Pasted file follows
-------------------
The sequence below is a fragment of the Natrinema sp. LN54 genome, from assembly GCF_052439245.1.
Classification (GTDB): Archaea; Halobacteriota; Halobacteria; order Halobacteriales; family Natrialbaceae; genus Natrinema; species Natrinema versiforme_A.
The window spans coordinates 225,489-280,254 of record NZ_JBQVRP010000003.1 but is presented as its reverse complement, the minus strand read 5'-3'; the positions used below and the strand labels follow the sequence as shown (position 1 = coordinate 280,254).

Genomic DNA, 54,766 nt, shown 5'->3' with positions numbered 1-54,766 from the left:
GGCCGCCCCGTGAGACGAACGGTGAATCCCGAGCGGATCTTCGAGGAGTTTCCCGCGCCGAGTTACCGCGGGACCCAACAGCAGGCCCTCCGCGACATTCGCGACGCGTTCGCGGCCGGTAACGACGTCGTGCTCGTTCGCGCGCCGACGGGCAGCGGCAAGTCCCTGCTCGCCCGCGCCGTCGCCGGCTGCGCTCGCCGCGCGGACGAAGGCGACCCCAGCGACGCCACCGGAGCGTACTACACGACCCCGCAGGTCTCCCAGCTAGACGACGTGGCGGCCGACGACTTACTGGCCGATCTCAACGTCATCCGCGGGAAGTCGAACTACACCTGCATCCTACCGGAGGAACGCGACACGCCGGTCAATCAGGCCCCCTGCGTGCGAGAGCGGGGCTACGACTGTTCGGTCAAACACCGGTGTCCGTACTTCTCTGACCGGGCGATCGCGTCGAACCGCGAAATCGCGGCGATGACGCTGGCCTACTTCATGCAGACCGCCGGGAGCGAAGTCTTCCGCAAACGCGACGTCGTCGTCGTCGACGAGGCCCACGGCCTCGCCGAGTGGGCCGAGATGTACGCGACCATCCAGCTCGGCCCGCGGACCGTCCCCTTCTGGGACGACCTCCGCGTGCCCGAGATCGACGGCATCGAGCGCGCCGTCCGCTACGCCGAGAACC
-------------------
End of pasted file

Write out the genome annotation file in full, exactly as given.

The sequence below is a fragment of the Natrinema sp. LN54 genome, from assembly GCF_052439245.1.
Classification (GTDB): Archaea; Halobacteriota; Halobacteria; order Halobacteriales; family Natrialbaceae; genus Natrinema; species Natrinema versiforme_A.
The window spans coordinates 225,489-280,254 of record NZ_JBQVRP010000003.1 but is presented as its reverse complement, the minus strand read 5'-3'; the positions used below and the strand labels follow the sequence as shown (position 1 = coordinate 280,254).

Genomic DNA, 54,766 nt, shown 5'->3' with positions numbered 1-54,766 from the left:
GGCCGCCCCGTGAGACGAACGGTGAATCCCGAGCGGATCTTCGAGGAGTTTCCCGCGCCGAGTTACCGCGGGACCCAACAGCAGGCCCTCCGCGACATTCGCGACGCGTTCGCGGCCGGTAACGACGTCGTGCTCGTTCGCGCGCCGACGGGCAGCGGCAAGTCCCTGCTCGCCCGCGCCGTCGCCGGCTGCGCTCGCCGCGCGGACGAAGGCGACCCCAGCGACGCCACCGGAGCGTACTACACGACCCCGCAGGTCTCCCAGCTAGACGACGTGGCGGCCGACGACTTACTGGCCGATCTCAACGTCATCCGCGGGAAGTCGAACTACACCTGCATCCTACCGGAGGAACGCGACACGCCGGTCAATCAGGCCCCCTGCGTGCGAGAGCGGGGCTACGACTGTTCGGTCAAACACCGGTGTCCGTACTTCTCTGACCGGGCGATCGCGTCGAACCGCGAAATCGCGGCGATGACGCTGGCCTACTTCATGCAGACCGCCGGGAGCGAAGTCTTCCGCAAACGCGACGTCGTCGTCGTCGACGAGGCCCACGGCCTCGCCGAGTGGGCCGAGATGTACGCGACCATCCAGCTCGGCCCGCGGACCGTCCCCTTCTGGGACGACCTCCGCGTGCCCGAGATCGACGGCATCGAGCGCGCCGTCCGCTACGCCGAGAACC